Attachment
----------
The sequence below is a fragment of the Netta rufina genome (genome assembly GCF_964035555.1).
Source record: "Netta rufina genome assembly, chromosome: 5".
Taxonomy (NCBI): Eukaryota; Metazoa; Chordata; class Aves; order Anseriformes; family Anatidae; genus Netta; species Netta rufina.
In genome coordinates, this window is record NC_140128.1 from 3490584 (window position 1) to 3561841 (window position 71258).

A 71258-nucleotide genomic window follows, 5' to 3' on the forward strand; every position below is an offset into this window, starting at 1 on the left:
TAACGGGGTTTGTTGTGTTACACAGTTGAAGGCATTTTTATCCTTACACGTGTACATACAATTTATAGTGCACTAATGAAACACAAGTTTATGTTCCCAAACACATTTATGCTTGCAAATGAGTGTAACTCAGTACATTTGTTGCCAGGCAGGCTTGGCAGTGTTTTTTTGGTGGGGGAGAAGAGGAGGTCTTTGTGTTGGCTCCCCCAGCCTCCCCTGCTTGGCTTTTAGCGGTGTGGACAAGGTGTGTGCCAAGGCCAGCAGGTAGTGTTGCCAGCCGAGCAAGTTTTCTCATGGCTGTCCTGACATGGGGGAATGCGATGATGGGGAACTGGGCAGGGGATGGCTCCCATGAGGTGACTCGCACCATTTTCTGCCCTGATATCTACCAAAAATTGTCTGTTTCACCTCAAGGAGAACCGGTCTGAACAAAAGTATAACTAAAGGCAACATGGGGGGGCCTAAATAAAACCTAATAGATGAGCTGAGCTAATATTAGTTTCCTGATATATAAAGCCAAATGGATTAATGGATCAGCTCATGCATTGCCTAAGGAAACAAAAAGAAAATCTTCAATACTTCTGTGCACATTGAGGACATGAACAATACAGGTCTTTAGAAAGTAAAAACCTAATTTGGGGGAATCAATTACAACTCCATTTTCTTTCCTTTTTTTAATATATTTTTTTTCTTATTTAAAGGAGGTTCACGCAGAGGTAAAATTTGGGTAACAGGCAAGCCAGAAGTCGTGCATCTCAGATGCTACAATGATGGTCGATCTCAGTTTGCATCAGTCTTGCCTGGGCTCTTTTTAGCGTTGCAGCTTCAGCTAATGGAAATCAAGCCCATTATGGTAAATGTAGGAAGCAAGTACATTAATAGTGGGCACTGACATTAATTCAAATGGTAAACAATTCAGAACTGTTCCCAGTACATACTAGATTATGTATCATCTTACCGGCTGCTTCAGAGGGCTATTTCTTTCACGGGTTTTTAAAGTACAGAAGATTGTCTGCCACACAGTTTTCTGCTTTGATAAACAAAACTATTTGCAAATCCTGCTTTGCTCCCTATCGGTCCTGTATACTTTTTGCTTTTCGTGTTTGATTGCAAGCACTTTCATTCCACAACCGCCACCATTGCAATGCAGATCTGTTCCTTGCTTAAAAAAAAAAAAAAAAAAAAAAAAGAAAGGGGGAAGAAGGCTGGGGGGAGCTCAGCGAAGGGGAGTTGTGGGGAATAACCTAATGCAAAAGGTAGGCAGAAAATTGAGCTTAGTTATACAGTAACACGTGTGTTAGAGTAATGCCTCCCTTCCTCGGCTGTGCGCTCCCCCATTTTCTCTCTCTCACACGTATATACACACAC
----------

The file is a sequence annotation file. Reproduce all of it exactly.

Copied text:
The sequence below is a fragment of the Netta rufina genome (genome assembly GCF_964035555.1).
Source record: "Netta rufina genome assembly, chromosome: 5".
Taxonomy (NCBI): Eukaryota; Metazoa; Chordata; class Aves; order Anseriformes; family Anatidae; genus Netta; species Netta rufina.
In genome coordinates, this window is record NC_140128.1 from 3490584 (window position 1) to 3561841 (window position 71258).

A 71258-nucleotide genomic window follows, 5' to 3' on the forward strand; every position below is an offset into this window, starting at 1 on the left:
TAACGGGGTTTGTTGTGTTACACAGTTGAAGGCATTTTTATCCTTACACGTGTACATACAATTTATAGTGCACTAATGAAACACAAGTTTATGTTCCCAAACACATTTATGCTTGCAAATGAGTGTAACTCAGTACATTTGTTGCCAGGCAGGCTTGGCAGTGTTTTTTTGGTGGGGGAGAAGAGGAGGTCTTTGTGTTGGCTCCCCCAGCCTCCCCTGCTTGGCTTTTAGCGGTGTGGACAAGGTGTGTGCCAAGGCCAGCAGGTAGTGTTGCCAGCCGAGCAAGTTTTCTCATGGCTGTCCTGACATGGGGGAATGCGATGATGGGGAACTGGGCAGGGGATGGCTCCCATGAGGTGACTCGCACCATTTTCTGCCCTGATATCTACCAAAAATTGTCTGTTTCACCTCAAGGAGAACCGGTCTGAACAAAAGTATAACTAAAGGCAACATGGGGGGGCCTAAATAAAACCTAATAGATGAGCTGAGCTAATATTAGTTTCCTGATATATAAAGCCAAATGGATTAATGGATCAGCTCATGCATTGCCTAAGGAAACAAAAAGAAAATCTTCAATACTTCTGTGCACATTGAGGACATGAACAATACAGGTCTTTAGAAAGTAAAAACCTAATTTGGGGGAATCAATTACAACTCCATTTTCTTTCCTTTTTTTAATATATTTTTTTTCTTATTTAAAGGAGGTTCACGCAGAGGTAAAATTTGGGTAACAGGCAAGCCAGAAGTCGTGCATCTCAGATGCTACAATGATGGTCGATCTCAGTTTGCATCAGTCTTGCCTGGGCTCTTTTTAGCGTTGCAGCTTCAGCTAATGGAAATCAAGCCCATTATGGTAAATGTAGGAAGCAAGTACATTAATAGTGGGCACTGACATTAATTCAAATGGTAAACAATTCAGAACTGTTCCCAGTACATACTAGATTATGTATCATCTTACCGGCTGCTTCAGAGGGCTATTTCTTTCACGGGTTTTTAAAGTACAGAAGATTGTCTGCCACACAGTTTTCTGCTTTGATAAACAAAACTATTTGCAAATCCTGCTTTGCTCCCTATCGGTCCTGTATACTTTTTGCTTTTCGTGTTTGATTGCAAGCACTTTCATTCCACAACCGCCACCATTGCAATGCAGATCTGTTCCTTGCTTAAAAAAAAAAAAAAAAAAAAAAAAGAAAGGGGGAAGAAGGCTGGGGGGAGCTCAGCGAAGGGGAGTTGTGGGGAATAACCTAATGCAAAAGGTAGGCAGAAAATTGAGCTTAGTTATACAGTAACACGTGTGTTAGAGTAATGCCTCCCTTCCTCGGCTGTGCGCTCCCCCATTTTCTCTCTCTCACACGTATATACACACAC